BREAKING

BREAKING: Red Faces in The Sun as Tabloid Named ‘UK’s Least Trusted’ on Covid-19


  • THE SUN newspaper has bombed in a big media trust survey on Coronavirus
  • JUST 14% of 3,029 people polled by Survation strongly believed the Murdoch tabloid’s coverage
  • THE ‘ABYSMAL’ show of lack of public faith comes a day after Twitter boasts of Political Ed Newton-Dunn

By Graham Johnson

Editor, Byline Investigates

THE SUN newspaper is Britain’s least trusted to deliver accurate information on COVID-19 – according to a new and credible survey that directly contradicts claims by one of its most senior journalists.

With the media facing widespread criticism for its coverage of the coronavirus pandemic, a poll released on Wednesday this week, showed which reporters asking questions at the daily Government press conferences are seen by the UK population as doing the best job in holding its leading politicians to account.

The findings were gleefully retweeted by The Sun’s Political Editor Tom Newton-Dunn as proof he and his fellow Lobby journalists – reporters with special access to government – were held in high regard by the public.

But worse was to follow the next day, when another survey made embarrassing reading for Mr Newton-Dunn.

The analysis, by leading pollsters Survation, confirmed that parts of the the media are relatively well trusted by the public – but that the Rupert Murdoch-owned tabloid is specifically rated as the least dependable of all the newspapers, being beaten even by its rivals The Daily Mail and The Daily Mirror.


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A source, familiar with the findings, told Byline Investigates: “The key thing is that The Sun is the least trusted, not just within the media, but overall amongst all of the organisations and institutions that members of the public were asked about. The fact that The Sun is less trusted than even its tabloid rivals is significant.”

Press ethics campaigners Hacked Off said the findings were proof that The Sun is the prime example of why the UK has lost faith in its national newspapers.

A spokesman said: “This is only the latest survey showing extraordinary levels of distrust in unregulated British newspapers.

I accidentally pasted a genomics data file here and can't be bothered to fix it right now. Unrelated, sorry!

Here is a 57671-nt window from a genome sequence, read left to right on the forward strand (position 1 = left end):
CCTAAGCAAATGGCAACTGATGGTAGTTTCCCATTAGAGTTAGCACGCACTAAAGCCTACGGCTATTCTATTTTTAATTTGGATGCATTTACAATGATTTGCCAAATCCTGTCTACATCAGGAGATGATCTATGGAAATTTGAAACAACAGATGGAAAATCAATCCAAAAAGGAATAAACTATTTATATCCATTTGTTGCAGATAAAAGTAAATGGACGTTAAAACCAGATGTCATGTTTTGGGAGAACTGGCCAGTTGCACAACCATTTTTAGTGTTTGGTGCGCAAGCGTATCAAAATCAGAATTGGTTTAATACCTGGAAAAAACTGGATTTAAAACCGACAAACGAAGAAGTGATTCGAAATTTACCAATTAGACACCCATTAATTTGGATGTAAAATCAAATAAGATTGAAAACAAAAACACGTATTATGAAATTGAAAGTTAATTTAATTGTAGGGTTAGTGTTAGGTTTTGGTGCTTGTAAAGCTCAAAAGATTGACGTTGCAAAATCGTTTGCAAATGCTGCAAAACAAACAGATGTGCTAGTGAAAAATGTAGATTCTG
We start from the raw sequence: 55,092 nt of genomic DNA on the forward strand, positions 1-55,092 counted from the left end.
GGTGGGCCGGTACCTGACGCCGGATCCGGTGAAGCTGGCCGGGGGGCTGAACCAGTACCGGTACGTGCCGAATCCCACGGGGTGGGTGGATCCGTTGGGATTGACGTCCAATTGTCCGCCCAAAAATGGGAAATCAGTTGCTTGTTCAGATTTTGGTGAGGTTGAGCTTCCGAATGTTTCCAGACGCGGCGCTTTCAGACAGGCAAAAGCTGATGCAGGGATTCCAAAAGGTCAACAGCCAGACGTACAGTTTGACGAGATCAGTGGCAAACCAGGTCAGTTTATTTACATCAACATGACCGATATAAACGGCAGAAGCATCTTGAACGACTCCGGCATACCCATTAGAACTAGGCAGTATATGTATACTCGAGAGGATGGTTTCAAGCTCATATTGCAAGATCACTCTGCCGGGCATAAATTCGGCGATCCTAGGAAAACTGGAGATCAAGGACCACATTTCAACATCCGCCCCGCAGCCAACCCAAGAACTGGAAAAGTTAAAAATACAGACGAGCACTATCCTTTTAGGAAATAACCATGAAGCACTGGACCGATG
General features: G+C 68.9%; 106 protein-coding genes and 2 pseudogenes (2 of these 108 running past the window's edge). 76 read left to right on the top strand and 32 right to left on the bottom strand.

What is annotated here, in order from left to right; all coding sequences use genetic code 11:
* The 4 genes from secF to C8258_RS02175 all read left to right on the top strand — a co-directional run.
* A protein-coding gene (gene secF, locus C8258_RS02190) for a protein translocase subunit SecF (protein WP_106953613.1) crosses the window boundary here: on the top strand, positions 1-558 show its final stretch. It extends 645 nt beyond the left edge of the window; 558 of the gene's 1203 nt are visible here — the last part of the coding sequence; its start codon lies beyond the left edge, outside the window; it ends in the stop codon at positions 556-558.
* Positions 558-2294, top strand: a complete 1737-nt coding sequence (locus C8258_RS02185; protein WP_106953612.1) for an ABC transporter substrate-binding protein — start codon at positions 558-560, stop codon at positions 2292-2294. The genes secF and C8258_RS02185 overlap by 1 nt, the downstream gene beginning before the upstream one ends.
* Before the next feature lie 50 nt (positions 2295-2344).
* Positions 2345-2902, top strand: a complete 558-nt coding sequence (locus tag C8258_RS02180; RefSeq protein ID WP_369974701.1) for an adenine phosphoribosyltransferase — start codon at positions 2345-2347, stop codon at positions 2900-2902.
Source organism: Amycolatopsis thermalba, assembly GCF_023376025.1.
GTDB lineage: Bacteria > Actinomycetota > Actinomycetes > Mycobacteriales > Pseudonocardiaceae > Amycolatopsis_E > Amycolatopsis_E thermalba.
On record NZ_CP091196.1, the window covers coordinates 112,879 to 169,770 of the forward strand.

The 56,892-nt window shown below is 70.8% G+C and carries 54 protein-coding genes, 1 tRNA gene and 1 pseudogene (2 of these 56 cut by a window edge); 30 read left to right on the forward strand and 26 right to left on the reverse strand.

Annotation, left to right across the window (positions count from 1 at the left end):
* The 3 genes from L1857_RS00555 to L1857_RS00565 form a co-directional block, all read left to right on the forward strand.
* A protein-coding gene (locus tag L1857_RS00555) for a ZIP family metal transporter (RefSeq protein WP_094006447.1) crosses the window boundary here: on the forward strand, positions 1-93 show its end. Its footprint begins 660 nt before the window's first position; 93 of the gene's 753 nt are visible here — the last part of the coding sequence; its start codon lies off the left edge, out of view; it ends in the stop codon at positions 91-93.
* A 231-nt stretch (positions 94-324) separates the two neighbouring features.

“The abysmal result for The Sun newspaper includes the finding that the majority of the public rank The Sun lower than any other title for trustworthiness.

“It is as if people have trouble trusting the crossword, let alone the editorial content.”

The first survey, championed by Mr Newton-Dunn – an Ipsos Mori poll of more than 1,000 British adults – found 43% thought reporters asking questions at the daily Downing Street press conference were doing a good job compared with 28% who said they were doing a bad job.

TV and radio journalists were said by 40% to be doing a good job at holding the Government to account, compared with 25% who thought the opposite.

Newspaper reporters were said to be doing a good job by 30% but a bad job also by 30% of respondents.

Meanwhile, 31% thought MPs were doing a bad job, compared with 28% who thought they were doing well.


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In response, Mr Newton Dunn tweeted to his 151,000 followers: “Finally some good news for journalists. Despite all the abuse from [former Labour communications supremo Alistair Campbell], [Theresa May’s former Director of Communications] Robbie Gibb and our combined armies of cyber trolls, turns out the public think we’re doing the best job of anybody to hold the Government to account on coronavirus.”

The following poll by Survation of more than 3,000 people, released on Thursday afternoon contradicted Mr Newton-Dunn’s hubristic post.

It showed “a clear demarcation in levels of trust according to different types of media” with the BBC and broadcast coming out on top followed by broadsheets and then tabloid newspapers – with The Sun coming bottom of the lot, with the majority of the public ranking the paper 0-3 out of 10 for trustworthiness.

Survation’s summary said: “Broadcast media is the most trusted (perhaps because it is the most regulated), with the BBC the most trusted outlet.

“As you’d expect, broadsheet newspapers have the next highest trust followed by ‘tabloid’ newspapers which have lower levels of trust.”

The Hacked Off Spokesman added: “The Sun is a publication utterly without credibility and, until it becomes independently regulated, it cannot hope to attain public trust.”

Mr Newton-Dunn, 46, has been The Sun’s Political Editor – and therefore one of Mr Murdoch’s most important UK journalists – since 2009.

Prior to that he was the paper’s Defence Editor, having joined from The Daily Mirror, where he started as a trainee.

It was on the left-leaning tabloid that he was named in documents as having used disgraced PI ‘Secret’ Steve Whittamore, who was convicted of using illegal newsgathering methods in 2005.

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